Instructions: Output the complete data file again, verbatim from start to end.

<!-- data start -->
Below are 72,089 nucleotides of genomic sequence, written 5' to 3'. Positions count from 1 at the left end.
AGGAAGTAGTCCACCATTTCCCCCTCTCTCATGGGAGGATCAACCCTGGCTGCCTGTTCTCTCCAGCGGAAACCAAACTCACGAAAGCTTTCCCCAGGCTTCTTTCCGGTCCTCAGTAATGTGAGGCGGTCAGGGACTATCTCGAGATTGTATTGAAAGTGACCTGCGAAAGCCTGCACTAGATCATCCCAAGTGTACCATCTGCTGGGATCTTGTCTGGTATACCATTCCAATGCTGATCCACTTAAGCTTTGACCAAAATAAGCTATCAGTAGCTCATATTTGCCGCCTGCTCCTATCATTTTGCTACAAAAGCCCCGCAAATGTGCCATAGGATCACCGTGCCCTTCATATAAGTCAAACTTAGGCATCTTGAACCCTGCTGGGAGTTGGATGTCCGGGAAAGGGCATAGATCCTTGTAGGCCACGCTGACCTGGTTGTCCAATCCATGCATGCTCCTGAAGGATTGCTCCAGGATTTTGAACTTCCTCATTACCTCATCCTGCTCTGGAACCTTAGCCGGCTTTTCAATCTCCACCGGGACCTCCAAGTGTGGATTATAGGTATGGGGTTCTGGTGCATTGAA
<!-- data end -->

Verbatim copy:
Below are 72,089 nucleotides of genomic sequence, written 5' to 3'. Positions count from 1 at the left end.
AGGAAGTAGTCCACCATTTCCCCCTCTCTCATGGGAGGATCAACCCTGGCTGCCTGTTCTCTCCAGCGGAAACCAAACTCACGAAAGCTTTCCCCAGGCTTCTTTCCGGTCCTCAGTAATGTGAGGCGGTCAGGGACTATCTCGAGATTGTATTGAAAGTGACCTGCGAAAGCCTGCACTAGATCATCCCAAGTGTACCATCTGCTGGGATCTTGTCTGGTATACCATTCCAATGCTGATCCACTTAAGCTTTGACCAAAATAAGCTATCAGTAGCTCATATTTGCCGCCTGCTCCTATCATTTTGCTACAAAAGCCCCGCAAATGTGCCATAGGATCACCGTGCCCTTCATATAAGTCAAACTTAGGCATCTTGAACCCTGCTGGGAGTTGGATGTCCGGGAAAGGGCATAGATCCTTGTAGGCCACGCTGACCTGGTTGTCCAATCCATGCATGCTCCTGAAGGATTGCTCCAGGATTTTGAACTTCCTCATTACCTCATCCTGCTCTGGAACCTTAGCCGGCTTTTCAATCTCCACCGGGACCTCCAAGTGTGGATTATAGGTATGGGGTTCTGGTGCATTGAA